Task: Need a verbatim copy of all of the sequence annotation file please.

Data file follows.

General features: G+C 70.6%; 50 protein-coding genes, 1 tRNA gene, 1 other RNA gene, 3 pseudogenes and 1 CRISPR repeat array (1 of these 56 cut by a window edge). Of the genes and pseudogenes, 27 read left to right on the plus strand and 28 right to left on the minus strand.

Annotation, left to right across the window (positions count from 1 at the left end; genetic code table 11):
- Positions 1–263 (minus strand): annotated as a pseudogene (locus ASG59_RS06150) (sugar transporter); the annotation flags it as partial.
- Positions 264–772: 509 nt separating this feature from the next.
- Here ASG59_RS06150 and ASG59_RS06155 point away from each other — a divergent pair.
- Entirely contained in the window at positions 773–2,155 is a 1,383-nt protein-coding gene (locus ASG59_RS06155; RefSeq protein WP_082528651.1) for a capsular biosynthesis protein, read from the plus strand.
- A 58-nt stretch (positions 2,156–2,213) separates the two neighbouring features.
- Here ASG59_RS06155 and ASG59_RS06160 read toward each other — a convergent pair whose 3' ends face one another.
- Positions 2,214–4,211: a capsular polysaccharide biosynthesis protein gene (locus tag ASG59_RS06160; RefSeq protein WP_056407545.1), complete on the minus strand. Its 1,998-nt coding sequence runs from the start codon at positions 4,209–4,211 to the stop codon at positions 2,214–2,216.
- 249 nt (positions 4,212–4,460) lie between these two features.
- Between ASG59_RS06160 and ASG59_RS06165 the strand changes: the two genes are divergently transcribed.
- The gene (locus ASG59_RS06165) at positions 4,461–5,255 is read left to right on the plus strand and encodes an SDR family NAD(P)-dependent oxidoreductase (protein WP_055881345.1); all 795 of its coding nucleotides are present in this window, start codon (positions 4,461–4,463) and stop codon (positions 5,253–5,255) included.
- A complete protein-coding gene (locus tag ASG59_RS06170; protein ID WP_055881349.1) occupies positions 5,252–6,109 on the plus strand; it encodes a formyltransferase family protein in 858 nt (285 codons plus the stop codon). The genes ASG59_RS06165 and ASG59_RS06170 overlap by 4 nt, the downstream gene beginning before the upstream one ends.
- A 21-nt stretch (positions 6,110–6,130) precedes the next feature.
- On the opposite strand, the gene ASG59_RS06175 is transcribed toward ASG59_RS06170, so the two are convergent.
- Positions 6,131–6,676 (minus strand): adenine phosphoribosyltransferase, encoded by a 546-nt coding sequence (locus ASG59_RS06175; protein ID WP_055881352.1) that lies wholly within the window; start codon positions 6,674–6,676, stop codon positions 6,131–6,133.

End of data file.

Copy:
General features: G+C 70.6%; 50 protein-coding genes, 1 tRNA gene, 1 other RNA gene, 3 pseudogenes and 1 CRISPR repeat array (1 of these 56 cut by a window edge). Of the genes and pseudogenes, 27 read left to right on the plus strand and 28 right to left on the minus strand.

Annotation, left to right across the window (positions count from 1 at the left end; genetic code table 11):
- Positions 1–263 (minus strand): annotated as a pseudogene (locus ASG59_RS06150) (sugar transporter); the annotation flags it as partial.
- Positions 264–772: 509 nt separating this feature from the next.
- Here ASG59_RS06150 and ASG59_RS06155 point away from each other — a divergent pair.
- Entirely contained in the window at positions 773–2,155 is a 1,383-nt protein-coding gene (locus ASG59_RS06155; RefSeq protein WP_082528651.1) for a capsular biosynthesis protein, read from the plus strand.
- A 58-nt stretch (positions 2,156–2,213) separates the two neighbouring features.
- Here ASG59_RS06155 and ASG59_RS06160 read toward each other — a convergent pair whose 3' ends face one another.
- Positions 2,214–4,211: a capsular polysaccharide biosynthesis protein gene (locus tag ASG59_RS06160; RefSeq protein WP_056407545.1), complete on the minus strand. Its 1,998-nt coding sequence runs from the start codon at positions 4,209–4,211 to the stop codon at positions 2,214–2,216.
- 249 nt (positions 4,212–4,460) lie between these two features.
- Between ASG59_RS06160 and ASG59_RS06165 the strand changes: the two genes are divergently transcribed.
- The gene (locus ASG59_RS06165) at positions 4,461–5,255 is read left to right on the plus strand and encodes an SDR family NAD(P)-dependent oxidoreductase (protein WP_055881345.1); all 795 of its coding nucleotides are present in this window, start codon (positions 4,461–4,463) and stop codon (positions 5,253–5,255) included.
- A complete protein-coding gene (locus tag ASG59_RS06170; protein ID WP_055881349.1) occupies positions 5,252–6,109 on the plus strand; it encodes a formyltransferase family protein in 858 nt (285 codons plus the stop codon). The genes ASG59_RS06165 and ASG59_RS06170 overlap by 4 nt, the downstream gene beginning before the upstream one ends.
- A 21-nt stretch (positions 6,110–6,130) precedes the next feature.
- On the opposite strand, the gene ASG59_RS06175 is transcribed toward ASG59_RS06170, so the two are convergent.
- Positions 6,131–6,676 (minus strand): adenine phosphoribosyltransferase, encoded by a 546-nt coding sequence (locus ASG59_RS06175; protein ID WP_055881352.1) that lies wholly within the window; start codon positions 6,674–6,676, stop codon positions 6,131–6,133.